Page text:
Macau's European Style Streets

Macau’s European Style Streets

I was surprised by the architecture and many of the buildings held a European feel. Some were modern hotels and casinos that resembled Shanghai and Hong Kong, but the distinct style, curves and colours of Europe shone through the dull day. The pattern of the mosaics on the street sidewalks and squares were unique. Along with Hong Kong, Macau was returned to China in the late 1990’s, but unlike Hong Kong, Macau was ruled by the Portuguese for many years. The European feel in the food and architecture was still very vibrant.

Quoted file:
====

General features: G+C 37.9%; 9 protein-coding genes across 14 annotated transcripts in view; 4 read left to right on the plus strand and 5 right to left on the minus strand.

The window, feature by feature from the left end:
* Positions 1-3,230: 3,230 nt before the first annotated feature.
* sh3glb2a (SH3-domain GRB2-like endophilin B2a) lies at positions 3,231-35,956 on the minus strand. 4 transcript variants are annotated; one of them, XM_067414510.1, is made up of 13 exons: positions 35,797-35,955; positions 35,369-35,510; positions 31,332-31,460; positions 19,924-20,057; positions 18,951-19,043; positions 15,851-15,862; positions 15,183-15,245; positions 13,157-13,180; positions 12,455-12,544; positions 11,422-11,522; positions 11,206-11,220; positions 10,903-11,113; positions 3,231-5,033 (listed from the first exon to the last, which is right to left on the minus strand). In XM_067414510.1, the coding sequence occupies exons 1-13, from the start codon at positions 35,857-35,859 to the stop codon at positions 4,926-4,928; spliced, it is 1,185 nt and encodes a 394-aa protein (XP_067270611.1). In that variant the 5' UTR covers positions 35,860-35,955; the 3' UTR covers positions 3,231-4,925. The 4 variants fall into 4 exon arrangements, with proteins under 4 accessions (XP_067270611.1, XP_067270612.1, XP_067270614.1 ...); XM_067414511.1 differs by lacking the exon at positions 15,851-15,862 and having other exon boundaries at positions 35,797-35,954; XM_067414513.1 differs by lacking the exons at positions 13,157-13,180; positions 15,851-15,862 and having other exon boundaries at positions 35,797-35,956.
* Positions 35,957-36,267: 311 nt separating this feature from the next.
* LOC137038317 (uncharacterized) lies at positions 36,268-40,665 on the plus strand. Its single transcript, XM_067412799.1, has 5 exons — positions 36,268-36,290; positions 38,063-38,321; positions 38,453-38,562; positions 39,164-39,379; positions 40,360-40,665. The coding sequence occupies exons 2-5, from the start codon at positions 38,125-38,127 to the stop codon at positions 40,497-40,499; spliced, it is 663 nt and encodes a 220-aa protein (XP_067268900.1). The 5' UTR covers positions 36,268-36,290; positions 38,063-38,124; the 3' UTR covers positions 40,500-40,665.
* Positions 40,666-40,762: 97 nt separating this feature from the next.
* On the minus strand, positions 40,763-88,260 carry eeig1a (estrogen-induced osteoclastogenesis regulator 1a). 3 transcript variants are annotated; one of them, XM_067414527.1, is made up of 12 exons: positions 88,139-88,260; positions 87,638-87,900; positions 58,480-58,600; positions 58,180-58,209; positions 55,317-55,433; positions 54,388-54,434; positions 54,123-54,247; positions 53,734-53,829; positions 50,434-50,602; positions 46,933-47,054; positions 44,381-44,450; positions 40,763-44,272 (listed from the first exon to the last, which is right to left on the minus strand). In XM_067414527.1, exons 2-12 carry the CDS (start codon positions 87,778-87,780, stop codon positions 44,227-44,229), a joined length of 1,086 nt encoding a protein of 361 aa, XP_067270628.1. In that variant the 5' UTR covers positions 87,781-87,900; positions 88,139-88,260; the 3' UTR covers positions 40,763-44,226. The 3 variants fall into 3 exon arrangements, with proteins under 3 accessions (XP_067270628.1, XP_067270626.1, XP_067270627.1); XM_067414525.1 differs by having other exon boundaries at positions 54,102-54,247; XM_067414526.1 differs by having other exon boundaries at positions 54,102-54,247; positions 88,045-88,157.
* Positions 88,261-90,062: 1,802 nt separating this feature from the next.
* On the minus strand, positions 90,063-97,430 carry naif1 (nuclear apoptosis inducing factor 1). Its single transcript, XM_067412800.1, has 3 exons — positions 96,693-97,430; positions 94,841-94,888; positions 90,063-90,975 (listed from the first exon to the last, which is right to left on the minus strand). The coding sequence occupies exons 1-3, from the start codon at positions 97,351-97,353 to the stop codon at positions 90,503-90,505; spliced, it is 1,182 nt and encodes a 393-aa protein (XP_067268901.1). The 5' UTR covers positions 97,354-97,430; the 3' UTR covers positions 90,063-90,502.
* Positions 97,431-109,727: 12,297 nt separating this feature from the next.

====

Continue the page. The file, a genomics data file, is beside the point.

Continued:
Our first stop was a hunt for the delicious Portuguese egg tarts. After inquiring at the tourist information where we got off the bus they directed us to a small street down an alleyway only a few blocks away. After a wrong turn some helpful young girls directed us across the street. I turned down a small alley and we soon saw a long queue and knew we were in the right place. The small bakery/deli had a few tables out front that were packed with guests. According to the travel shows we had seen (it was highlighted on 2 or 3 shows) and a few comments on blogs this place was ranked the best and we were about to find out. Inside the owner Margaret herself was working the cash. We wanted to take a photo, but another person tried and was told no. John said “Hello Margaret” and she responded as she was busy with taking orders and cash. She glanced at us and asked how we were. Small talk continued and she said “I am sorry sir at first I didn’t recognise you, but I recognise the lady. How are you doing?” We giggled to ourselves since she thought we had been there before. By this time we had our half-dozen egg tarts in hand and we went outside to find a seat at the crowded tables to try the scrumptious treats. They were hot out of the oven and flakey sweet goodness melted in our mouth. The ones we had in Shanghai are good, but these were better. Maybe made with real butter or some other loving touch that made them a little flakier or sweeter.